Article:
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Living with history, fighting for the future in Westland Acres: Part 1

This article first appeared in the St. Louis Beacon, Nov. 24, 2010 - A few miles from the commerce and hustle of Chesterfield Valley, where traffic's a steady flow and neon lights advertise fast food and gas, Wild Horse Creek Road narrows.

Surrounded by long, skinny trees dropping their leaves, a few right turns lead to Strecker Road, past well-manicured neighborhoods like Countryside Manor and Pacland Place and past Goddard School. Here, large homes sit, stately, spotless, the very picture of life in West County.

One more right turn now onto Church Road, up a narrow hill where the trees once again take over, sits Westland Acres.

Never heard of it?

Not a big surprise. It's home to about 40 people, mostly black, with a handful of small, old houses that show their years with fading paint.

Straddling the border between Chesterfield and Wildwood, Westland Acres was once home to 46 black families, mostly descendants of William West, a former slave who settled here in 1881.

Now, the families dwindle as the older generation ages, finding an unsure future for the community.

Unlike many of the historic black communities in St. Louis that have disappeared because of blossoming opportunities or buyouts, Westland Acres remains here, at the top of the hill, settled into the trees, filled with descendants of the man who started it all.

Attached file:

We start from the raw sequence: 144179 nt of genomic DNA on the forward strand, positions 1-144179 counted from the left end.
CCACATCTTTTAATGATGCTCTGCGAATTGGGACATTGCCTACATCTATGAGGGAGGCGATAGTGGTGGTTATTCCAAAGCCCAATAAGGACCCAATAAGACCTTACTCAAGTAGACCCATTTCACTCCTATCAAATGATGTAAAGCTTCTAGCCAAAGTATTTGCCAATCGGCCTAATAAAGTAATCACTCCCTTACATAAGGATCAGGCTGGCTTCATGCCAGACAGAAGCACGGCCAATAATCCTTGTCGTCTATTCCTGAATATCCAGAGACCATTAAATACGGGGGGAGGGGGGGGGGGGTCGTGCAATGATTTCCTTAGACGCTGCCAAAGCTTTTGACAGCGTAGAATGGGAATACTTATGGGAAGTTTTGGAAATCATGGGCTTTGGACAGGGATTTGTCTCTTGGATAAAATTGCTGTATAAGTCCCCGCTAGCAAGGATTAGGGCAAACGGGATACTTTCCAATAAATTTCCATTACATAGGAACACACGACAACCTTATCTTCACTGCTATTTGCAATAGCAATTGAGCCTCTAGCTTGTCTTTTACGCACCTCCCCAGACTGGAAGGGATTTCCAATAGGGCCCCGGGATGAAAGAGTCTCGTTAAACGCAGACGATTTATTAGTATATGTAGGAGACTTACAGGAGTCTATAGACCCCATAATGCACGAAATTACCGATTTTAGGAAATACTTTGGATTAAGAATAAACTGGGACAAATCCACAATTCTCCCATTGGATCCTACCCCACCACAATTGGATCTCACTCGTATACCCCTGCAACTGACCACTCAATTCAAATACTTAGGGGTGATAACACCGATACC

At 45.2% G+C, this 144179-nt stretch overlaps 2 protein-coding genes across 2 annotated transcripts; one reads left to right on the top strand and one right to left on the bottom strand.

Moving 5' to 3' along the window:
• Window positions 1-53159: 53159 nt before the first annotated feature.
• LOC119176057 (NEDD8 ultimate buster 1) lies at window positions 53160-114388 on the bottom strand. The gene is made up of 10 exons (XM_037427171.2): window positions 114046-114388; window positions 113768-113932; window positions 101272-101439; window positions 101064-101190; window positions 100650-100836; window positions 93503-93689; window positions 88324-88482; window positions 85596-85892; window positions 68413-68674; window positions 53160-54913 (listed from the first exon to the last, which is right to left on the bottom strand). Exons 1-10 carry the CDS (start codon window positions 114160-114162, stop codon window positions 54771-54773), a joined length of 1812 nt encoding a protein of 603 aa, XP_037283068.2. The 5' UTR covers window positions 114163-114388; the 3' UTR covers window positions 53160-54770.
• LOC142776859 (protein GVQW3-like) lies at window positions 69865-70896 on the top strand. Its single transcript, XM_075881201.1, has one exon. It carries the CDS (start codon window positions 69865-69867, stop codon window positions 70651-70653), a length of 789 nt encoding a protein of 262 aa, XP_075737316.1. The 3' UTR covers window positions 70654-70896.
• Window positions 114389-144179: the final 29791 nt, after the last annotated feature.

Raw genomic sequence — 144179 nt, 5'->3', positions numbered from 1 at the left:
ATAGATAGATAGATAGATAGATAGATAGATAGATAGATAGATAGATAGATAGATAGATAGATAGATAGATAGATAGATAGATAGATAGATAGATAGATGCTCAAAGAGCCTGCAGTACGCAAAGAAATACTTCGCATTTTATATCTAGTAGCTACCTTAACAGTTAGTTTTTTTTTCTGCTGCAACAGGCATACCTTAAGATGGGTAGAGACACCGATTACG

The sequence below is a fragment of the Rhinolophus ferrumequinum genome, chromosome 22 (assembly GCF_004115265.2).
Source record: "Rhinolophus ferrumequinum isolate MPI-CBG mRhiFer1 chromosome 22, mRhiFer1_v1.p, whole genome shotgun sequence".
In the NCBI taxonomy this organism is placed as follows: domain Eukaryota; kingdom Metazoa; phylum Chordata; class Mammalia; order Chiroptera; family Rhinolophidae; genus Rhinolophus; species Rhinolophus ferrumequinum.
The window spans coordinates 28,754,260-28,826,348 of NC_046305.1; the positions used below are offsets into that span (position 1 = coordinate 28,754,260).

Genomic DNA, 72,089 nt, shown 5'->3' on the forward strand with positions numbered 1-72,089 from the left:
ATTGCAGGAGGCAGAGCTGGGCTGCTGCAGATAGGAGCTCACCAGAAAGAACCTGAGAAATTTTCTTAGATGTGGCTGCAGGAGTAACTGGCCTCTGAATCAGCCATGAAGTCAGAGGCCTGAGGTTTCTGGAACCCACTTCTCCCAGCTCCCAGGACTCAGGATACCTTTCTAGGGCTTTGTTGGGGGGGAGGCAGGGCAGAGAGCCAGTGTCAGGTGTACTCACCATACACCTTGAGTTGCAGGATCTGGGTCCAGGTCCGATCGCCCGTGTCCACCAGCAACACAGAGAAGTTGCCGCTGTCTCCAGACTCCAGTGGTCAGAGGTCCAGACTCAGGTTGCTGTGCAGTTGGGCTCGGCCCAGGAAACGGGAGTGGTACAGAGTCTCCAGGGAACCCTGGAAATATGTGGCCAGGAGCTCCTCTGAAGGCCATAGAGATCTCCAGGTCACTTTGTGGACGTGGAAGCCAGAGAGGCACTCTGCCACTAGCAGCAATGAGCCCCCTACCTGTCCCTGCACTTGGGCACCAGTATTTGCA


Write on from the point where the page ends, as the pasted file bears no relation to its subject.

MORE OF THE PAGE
At least they do for now.

Issues the community has faced over the years include

  • the failure to preserve the whole community, now split between Chesterfield and Wildwood, in one city;
  • battles with neighbors about reducing zoning restrictions on the land from three acres to one in order to build affordable housing for the next generation of Westland Acres descendants;
  • suspicion and reluctance on the part of some residents to participate in plans for development;
  • being bypassed by water and sewer lines to this day, despite surrounding development;
  • and most recently something that affects nearly every community -- the economy.

Time may now be a determining factor, too.
Clifford Frazier, the community leader, is 83. In November, he went into the hospital for aortic valve replacement surgery. He is currently on life support.